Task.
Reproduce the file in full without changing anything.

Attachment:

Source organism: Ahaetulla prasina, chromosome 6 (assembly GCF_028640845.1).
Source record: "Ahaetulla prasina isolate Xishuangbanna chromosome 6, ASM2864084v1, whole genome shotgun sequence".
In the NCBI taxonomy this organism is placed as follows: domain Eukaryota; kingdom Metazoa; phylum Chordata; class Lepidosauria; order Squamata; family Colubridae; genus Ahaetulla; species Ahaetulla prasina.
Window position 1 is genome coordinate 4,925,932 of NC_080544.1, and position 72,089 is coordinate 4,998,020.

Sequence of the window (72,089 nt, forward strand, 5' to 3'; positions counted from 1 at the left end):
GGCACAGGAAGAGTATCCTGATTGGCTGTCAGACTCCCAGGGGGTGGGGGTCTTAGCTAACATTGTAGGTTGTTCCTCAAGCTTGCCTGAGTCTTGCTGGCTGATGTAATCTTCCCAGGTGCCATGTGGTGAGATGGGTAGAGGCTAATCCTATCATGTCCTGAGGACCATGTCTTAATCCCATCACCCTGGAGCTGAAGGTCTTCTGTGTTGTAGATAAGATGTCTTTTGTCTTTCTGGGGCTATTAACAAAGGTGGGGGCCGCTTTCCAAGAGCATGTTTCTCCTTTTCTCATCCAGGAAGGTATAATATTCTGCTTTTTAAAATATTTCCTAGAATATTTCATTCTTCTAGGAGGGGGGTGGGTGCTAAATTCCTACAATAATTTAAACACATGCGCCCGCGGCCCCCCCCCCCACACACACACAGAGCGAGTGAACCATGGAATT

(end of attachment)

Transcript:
Source organism: Ahaetulla prasina, chromosome 6 (assembly GCF_028640845.1).
Source record: "Ahaetulla prasina isolate Xishuangbanna chromosome 6, ASM2864084v1, whole genome shotgun sequence".
In the NCBI taxonomy this organism is placed as follows: domain Eukaryota; kingdom Metazoa; phylum Chordata; class Lepidosauria; order Squamata; family Colubridae; genus Ahaetulla; species Ahaetulla prasina.
Window position 1 is genome coordinate 4,925,932 of NC_080544.1, and position 72,089 is coordinate 4,998,020.

Sequence of the window (72,089 nt, forward strand, 5' to 3'; positions counted from 1 at the left end):
GGCACAGGAAGAGTATCCTGATTGGCTGTCAGACTCCCAGGGGGTGGGGGTCTTAGCTAACATTGTAGGTTGTTCCTCAAGCTTGCCTGAGTCTTGCTGGCTGATGTAATCTTCCCAGGTGCCATGTGGTGAGATGGGTAGAGGCTAATCCTATCATGTCCTGAGGACCATGTCTTAATCCCATCACCCTGGAGCTGAAGGTCTTCTGTGTTGTAGATAAGATGTCTTTTGTCTTTCTGGGGCTATTAACAAAGGTGGGGGCCGCTTTCCAAGAGCATGTTTCTCCTTTTCTCATCCAGGAAGGTATAATATTCTGCTTTTTAAAATATTTCCTAGAATATTTCATTCTTCTAGGAGGGGGGTGGGTGCTAAATTCCTACAATAATTTAAACACATGCGCCCGCGGCCCCCCCCCCCACACACACACAGAGCGAGTGAACCATGGAATT